St. Luke’s Rural Residency Program Draws Doctors to Coal Country (Sponsored)

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Two newly licensed doctors with local ties will be joining the Rural Training Track of StLuke’s Family Medicine Residency Program in Pennsylvania’s Coal Country.

Daniel Plavin, who once was part of St. Luke’s Future Physicians Program at Jim Thorpe High Area School, and Alexandra Rebuck of Danville, were selected from hundreds of applicants from throughout the world.

Out of the 93 rurally-located family medicine residency programs in the U.S., St. Luke’s Miners Campus’ is one of just 34 nationwide–and the only one in Pennsylvania–that are accredited as integrated rural training tracks. The program, launched last year, was recently notified of its reaccreditation by the Accreditation Council for Graduation Medical Education.

“Residents with local ties are more likely to settle where they train,” said Program Director Thomas McGinley, MD. “The goal is to develop a new generation of physicians to serve Coal Country and other rural areas facing doctor shortages.”

Plavin first became familiar with St. Luke’s while a senior at Jim Thorpe High Area School when he was part of St. Luke’s Future Physicians Program. The experience led him to American University of the Caribbean School of Medicine, Sint Maarten after graduating from Binghamton University State University of New York with a Bachelor of Science in Chemistry. St. Luke’s Family Medicine Rural Training Track was his first choice for a residency.

Coal Country

Credit: St. Luke's University Health Network

Daniel Plavin, center, who once was part of the St. Luke’s Future Physicians Program at Jim Thorpe Area High School and is now a resident, attending the Future Physicians Dinner in 2010.

“Really, St. Luke’s–the whole Network–feels like another family to me,” Plavin said.

The 25-year-old lives in Lake Harmony and is an EMT and firefighter for the Penn Forest Volunteer Fire Co. No. 2. He said the residency program will allow him to be close to his family and stay involved in the community, which he said is key to understanding and helping patients.

Rebuck, 28, said she became interested in medicine after she shadowed doctors while earning a Bachelor of Science degree in biology from Susquehanna University in Selinsgrove. She will graduate in May from Philadelphia College of Osteopathic Medicine.

Having grown up in Danville, she said she knows how hard it is for rural patients to access care.

“I feel indebted to the community I grew up in, and I just want to give back,” she said.

The three-year Family Medicine Rural Training Track has two residents in each year, having welcomed its first class in July. The residents spend three months in the first year at St. Luke’s Hometown Rural Health Center in Tamaqua, and nine months there in both the second and third years.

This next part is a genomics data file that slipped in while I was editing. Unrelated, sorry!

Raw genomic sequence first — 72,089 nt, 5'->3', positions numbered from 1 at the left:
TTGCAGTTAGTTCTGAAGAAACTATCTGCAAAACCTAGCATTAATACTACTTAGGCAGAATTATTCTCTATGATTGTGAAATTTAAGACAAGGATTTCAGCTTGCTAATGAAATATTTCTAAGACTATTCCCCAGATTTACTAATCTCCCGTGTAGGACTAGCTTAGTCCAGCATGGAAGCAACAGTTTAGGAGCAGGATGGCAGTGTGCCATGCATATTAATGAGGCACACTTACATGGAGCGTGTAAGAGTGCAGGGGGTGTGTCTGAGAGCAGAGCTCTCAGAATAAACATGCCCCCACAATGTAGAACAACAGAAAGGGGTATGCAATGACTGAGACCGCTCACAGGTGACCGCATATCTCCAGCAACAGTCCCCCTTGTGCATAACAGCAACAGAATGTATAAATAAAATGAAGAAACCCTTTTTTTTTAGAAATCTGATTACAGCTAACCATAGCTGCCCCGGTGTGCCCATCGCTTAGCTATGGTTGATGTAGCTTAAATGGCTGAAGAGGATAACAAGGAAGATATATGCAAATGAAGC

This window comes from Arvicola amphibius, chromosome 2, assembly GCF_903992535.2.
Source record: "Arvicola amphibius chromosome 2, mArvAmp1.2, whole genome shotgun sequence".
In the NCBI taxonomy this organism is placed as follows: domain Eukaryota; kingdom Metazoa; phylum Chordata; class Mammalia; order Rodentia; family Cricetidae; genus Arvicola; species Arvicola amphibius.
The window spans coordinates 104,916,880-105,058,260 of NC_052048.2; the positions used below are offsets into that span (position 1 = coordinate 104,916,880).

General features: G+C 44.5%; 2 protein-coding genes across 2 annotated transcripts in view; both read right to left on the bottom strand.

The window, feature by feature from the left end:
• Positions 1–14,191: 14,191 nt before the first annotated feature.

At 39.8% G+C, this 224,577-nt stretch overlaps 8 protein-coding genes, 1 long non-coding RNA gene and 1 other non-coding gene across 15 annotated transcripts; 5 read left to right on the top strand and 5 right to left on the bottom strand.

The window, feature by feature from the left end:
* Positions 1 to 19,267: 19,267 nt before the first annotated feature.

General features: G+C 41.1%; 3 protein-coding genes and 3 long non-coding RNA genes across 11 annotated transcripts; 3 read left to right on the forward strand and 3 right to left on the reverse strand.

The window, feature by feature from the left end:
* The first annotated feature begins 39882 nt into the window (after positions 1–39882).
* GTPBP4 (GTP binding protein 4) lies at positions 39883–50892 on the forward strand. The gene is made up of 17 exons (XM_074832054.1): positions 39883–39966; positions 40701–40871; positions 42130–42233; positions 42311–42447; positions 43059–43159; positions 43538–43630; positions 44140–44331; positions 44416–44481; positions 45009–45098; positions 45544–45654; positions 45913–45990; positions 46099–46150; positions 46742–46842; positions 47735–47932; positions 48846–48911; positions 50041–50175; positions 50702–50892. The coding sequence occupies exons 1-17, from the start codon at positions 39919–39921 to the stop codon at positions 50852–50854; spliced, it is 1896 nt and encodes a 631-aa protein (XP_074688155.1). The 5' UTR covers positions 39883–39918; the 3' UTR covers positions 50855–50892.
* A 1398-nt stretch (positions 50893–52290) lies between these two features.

St. Luke’s Hometown Rural Health Center is a national model–honored by the National Rural Health Association with its 2018 Outstanding Rural Health Organization award. The award, which recognizes St. Luke’s commitment to expanding and improving access to health care in Carbon and Schuylkill counties’ Coal Country, was presented in May at the NRHA’s Annual Rural Health Conference and Rural Hospital Innovation Summit in New Orleans.

St. Luke’s Hometown Rural Health Center is one of St. Luke’s several federally designated rural health centers in Coal Country. Others are located in Nesquehoning and Ringtown. (A fourth clinic that recently opened in Lansford is awaiting federal designation.) These special clinics accept private insurance, medical assistance, Medicare and patients who are self-paying.

The rural health clinics handle thousands of patient visits annually, delivering high-quality primary care and community outreach programs to underserved populations. Among the innovative programs implemented by the Rural Health Clinics has been the Flinders Chronic Condition Management Program, an interventional initiative that has focused on improving the health of patients with diabetes and decreasing emergency department utilization among patients who had previously demonstrated unusually high rates of emergency department usage.

St. Luke’s Miners itself, once a struggling hospital before joining St. Luke’s, has added dozens of specialty physicians over the past decade and now earns the highest ratings from the annual quality and safety hospital review conducted by the Centers for Medicare & Medicaid.

Note: This area health news is brought to you in partnership with St. Luke’s University Health Network.

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